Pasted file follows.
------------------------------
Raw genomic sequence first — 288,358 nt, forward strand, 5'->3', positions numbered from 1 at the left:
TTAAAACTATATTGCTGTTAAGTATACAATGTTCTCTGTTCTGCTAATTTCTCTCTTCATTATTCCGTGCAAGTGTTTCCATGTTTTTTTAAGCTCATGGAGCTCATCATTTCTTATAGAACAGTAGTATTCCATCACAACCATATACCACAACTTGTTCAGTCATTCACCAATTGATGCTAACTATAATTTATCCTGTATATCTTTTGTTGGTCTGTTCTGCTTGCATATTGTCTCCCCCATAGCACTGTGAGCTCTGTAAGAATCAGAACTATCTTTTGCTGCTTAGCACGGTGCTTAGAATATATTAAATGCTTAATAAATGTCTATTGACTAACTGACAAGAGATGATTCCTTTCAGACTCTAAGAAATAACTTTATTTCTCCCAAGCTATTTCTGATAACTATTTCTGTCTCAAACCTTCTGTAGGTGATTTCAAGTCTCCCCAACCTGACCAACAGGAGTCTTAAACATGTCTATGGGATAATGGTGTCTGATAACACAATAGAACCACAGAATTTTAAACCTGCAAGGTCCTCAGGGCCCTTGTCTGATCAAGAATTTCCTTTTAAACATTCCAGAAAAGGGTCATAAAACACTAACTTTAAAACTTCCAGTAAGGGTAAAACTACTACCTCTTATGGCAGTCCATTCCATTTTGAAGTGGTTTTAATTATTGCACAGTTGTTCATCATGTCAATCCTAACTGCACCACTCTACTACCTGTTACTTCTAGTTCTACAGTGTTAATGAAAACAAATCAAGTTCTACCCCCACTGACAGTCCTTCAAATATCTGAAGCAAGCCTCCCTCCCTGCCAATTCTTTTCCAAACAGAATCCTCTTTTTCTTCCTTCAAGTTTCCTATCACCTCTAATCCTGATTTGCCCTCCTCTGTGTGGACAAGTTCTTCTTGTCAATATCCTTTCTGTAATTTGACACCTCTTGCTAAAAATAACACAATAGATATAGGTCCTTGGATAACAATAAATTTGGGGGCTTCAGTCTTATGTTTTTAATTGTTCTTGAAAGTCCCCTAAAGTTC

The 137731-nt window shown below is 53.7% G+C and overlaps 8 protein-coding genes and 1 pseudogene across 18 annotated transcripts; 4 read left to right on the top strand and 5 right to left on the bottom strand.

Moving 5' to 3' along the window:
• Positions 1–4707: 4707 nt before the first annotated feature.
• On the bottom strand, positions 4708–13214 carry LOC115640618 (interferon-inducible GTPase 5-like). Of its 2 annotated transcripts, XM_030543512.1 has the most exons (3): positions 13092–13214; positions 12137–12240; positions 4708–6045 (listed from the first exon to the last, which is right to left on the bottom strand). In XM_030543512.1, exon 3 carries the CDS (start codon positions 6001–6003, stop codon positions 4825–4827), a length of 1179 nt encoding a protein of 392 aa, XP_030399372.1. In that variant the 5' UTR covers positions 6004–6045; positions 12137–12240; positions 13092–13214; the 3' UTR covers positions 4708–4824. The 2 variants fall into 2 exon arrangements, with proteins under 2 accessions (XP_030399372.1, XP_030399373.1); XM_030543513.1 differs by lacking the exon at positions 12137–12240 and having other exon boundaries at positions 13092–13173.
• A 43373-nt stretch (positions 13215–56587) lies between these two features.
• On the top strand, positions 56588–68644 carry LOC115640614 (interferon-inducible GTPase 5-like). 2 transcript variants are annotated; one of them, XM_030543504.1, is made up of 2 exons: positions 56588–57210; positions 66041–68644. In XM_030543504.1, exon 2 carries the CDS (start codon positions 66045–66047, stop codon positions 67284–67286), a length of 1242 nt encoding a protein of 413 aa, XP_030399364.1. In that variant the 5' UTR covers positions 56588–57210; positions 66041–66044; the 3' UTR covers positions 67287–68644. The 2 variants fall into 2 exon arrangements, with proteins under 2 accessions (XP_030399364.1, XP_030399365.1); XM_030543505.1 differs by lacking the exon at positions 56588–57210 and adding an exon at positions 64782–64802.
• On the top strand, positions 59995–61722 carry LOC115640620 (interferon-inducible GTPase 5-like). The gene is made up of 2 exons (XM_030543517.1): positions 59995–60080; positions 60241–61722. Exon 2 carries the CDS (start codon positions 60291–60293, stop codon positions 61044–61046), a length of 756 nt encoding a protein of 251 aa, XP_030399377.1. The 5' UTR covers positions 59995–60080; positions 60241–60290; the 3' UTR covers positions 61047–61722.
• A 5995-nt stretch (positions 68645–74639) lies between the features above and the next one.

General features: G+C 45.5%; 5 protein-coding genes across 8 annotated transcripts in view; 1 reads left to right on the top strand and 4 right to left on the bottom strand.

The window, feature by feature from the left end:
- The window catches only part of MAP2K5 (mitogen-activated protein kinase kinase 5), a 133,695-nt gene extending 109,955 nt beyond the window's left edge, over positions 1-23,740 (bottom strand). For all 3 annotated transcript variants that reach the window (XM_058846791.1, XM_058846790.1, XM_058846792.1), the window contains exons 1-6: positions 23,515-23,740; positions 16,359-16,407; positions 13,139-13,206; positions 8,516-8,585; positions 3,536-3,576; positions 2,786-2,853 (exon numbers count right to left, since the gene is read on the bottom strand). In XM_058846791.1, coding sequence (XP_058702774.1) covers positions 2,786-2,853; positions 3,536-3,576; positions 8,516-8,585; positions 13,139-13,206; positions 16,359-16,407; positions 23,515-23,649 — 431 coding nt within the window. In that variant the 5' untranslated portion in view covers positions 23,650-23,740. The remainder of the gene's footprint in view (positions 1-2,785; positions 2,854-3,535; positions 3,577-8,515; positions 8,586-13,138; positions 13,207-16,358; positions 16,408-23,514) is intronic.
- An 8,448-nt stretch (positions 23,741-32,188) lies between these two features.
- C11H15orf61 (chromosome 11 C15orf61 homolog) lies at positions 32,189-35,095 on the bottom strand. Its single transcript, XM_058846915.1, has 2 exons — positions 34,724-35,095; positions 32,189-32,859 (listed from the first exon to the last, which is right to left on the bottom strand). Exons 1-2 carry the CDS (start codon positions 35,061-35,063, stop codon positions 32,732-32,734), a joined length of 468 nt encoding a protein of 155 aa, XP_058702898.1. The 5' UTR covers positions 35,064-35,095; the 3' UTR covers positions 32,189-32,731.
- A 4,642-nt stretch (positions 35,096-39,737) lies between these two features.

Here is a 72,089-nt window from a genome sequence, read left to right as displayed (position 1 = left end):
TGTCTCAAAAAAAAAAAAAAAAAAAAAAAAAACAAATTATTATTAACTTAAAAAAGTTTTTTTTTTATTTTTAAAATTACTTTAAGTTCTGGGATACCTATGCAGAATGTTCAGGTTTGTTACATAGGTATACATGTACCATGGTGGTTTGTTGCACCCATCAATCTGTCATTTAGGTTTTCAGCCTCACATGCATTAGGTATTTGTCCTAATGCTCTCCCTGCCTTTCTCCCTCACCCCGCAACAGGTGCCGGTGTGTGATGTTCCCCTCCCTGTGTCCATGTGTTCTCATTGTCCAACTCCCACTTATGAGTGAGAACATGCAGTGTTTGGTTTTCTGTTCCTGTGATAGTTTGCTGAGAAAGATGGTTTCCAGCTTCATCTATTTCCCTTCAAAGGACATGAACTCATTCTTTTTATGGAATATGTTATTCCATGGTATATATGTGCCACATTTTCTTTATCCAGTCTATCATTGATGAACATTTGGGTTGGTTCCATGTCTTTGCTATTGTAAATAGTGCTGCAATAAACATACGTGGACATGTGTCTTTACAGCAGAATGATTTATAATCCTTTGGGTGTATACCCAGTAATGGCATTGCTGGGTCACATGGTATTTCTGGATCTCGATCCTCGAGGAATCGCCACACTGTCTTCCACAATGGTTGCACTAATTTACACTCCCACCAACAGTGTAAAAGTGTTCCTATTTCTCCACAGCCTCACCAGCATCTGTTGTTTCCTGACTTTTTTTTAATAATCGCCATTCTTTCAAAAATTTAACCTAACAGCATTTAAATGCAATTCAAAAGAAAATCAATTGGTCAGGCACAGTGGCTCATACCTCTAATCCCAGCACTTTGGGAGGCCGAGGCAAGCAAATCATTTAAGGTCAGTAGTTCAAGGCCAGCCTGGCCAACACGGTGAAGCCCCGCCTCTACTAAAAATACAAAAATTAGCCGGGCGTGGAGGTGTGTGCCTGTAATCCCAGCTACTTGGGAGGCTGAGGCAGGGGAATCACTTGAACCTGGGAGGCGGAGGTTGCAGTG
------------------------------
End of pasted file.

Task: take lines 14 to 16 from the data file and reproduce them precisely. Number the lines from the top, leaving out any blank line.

- An 8,448-nt stretch (positions 23,741-32,188) lies between these two features.
- C11H15orf61 (chromosome 11 C15orf61 homolog) lies at positions 32,189-35,095 on the bottom strand. Its single transcript, XM_058846915.1, has 2 exons — positions 34,724-35,095; positions 32,189-32,859 (listed from the first exon to the last, which is right to left on the bottom strand). Exons 1-2 carry the CDS (start codon positions 35,061-35,063, stop codon positions 32,732-32,734), a joined length of 468 nt encoding a protein of 155 aa, XP_058702898.1. The 5' UTR covers positions 35,064-35,095; the 3' UTR covers positions 32,189-32,731.
- A 4,642-nt stretch (positions 35,096-39,737) lies between these two features.